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Bringing Life Back Into Healthcare Real Estate

Health Back to Healthcare
By: Steve Bergsman

How Healthy is Healthcare Real Estate?

The term “healthcare properties” can be so broad as to be almost meaningless, including everything from laboratory space to nursing homes. However, most real estate professionals prefer a narrower definition; that is, a building where healthcare is delivered to patients on property. Mostly that includes hospitals, urgent care centers, and medical office buildings.

Across the United States, all were affected by the spread of COVID-19. At the start of the pandemic when the onslaught of stricken Americans overwhelmed emergency medical facilities, necessitating the shutdown of elective surgeries, dental offices, and other ancillary medical practices, healthcare groups came under extreme financial pressure. Then as the country adjusted to a pandemic world, normal healthcare practices eased back into the mainstream.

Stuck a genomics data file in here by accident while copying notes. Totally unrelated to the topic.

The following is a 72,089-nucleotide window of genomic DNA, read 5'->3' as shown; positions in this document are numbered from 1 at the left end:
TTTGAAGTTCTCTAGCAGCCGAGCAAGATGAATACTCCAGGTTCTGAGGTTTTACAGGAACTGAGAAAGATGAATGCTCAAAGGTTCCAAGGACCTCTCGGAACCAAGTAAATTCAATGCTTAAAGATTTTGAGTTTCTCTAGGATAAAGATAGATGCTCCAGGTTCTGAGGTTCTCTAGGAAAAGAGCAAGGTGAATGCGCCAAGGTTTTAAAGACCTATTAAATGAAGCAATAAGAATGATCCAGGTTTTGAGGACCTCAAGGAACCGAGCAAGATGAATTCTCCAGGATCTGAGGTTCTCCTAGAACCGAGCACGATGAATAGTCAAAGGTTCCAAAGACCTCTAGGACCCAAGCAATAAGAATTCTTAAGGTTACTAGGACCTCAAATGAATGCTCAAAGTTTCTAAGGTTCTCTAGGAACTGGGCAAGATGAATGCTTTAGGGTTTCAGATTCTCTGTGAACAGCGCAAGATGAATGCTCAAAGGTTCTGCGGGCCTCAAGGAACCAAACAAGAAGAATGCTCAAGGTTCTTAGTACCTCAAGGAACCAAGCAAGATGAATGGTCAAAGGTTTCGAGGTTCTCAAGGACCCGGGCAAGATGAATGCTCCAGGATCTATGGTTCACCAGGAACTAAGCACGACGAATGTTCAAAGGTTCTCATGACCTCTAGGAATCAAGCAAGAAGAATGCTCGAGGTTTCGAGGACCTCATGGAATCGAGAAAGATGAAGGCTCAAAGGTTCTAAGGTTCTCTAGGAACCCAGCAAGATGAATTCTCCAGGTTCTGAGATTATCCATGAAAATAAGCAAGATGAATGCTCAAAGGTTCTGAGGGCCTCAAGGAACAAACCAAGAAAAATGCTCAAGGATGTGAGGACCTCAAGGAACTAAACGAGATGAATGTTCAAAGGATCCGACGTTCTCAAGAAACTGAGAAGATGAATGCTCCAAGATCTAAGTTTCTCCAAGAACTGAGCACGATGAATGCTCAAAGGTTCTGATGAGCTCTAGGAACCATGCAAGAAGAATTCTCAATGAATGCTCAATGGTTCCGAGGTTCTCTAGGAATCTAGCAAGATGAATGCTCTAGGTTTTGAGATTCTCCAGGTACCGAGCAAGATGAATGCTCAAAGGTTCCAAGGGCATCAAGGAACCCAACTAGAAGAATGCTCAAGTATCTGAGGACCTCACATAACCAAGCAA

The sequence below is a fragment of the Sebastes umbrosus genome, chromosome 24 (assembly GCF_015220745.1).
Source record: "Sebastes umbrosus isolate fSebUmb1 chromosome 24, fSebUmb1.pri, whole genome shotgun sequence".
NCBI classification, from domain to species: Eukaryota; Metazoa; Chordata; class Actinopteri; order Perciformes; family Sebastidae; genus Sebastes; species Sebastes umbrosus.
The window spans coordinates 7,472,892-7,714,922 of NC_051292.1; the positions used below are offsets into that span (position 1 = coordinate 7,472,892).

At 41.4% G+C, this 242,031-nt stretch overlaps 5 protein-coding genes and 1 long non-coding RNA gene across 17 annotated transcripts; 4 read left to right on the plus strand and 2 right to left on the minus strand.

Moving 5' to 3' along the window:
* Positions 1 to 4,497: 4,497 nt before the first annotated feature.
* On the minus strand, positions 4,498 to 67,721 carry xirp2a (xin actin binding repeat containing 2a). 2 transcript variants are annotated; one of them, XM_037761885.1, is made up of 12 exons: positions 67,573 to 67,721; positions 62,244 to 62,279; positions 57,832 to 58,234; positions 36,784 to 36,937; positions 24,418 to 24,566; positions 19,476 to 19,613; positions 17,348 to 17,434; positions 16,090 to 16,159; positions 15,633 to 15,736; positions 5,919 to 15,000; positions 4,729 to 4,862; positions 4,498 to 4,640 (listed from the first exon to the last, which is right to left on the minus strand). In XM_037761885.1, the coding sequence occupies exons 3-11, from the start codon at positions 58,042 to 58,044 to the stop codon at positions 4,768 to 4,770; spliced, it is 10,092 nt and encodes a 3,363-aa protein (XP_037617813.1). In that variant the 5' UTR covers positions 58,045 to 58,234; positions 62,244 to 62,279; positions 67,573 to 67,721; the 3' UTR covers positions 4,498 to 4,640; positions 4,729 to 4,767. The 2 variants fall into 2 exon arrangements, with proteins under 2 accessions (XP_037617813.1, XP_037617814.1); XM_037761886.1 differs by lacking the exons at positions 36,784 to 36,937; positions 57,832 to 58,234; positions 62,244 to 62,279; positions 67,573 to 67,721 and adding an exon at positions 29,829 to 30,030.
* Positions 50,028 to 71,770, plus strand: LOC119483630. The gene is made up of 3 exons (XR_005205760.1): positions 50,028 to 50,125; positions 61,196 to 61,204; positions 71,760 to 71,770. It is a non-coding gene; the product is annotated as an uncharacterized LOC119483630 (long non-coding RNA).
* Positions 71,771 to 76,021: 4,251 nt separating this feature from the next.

Healthcare real estate suffering from ill financial situations proved “a short-lived experience,” observes Barbara Johnson, SIOR, first vice president of CBRE in Salt Lake City.

The pandemic certainly did not affect the medical office market near to the extremes of the hotel and office sectors, added Tony Fluhr, SIOR, a senior vice president of NTS Development Company in Louisville, Ky. “Here, the governor shut down elective procedures for a period of time and the hospital systems had significant amount of financial strain dealing with the requirements for staff, including bringing in personal protection equipment. That being said, most of the hospital systems continued to lease new space and renew existing leases during this time.”

Fluhr, who represents 1.5 million square feet of medical office properties in all of the state’s big cities, added, “We did not have one default in our medical office building portfolio, which speaks volumes about the demand that was there and the financial strength of the sector.”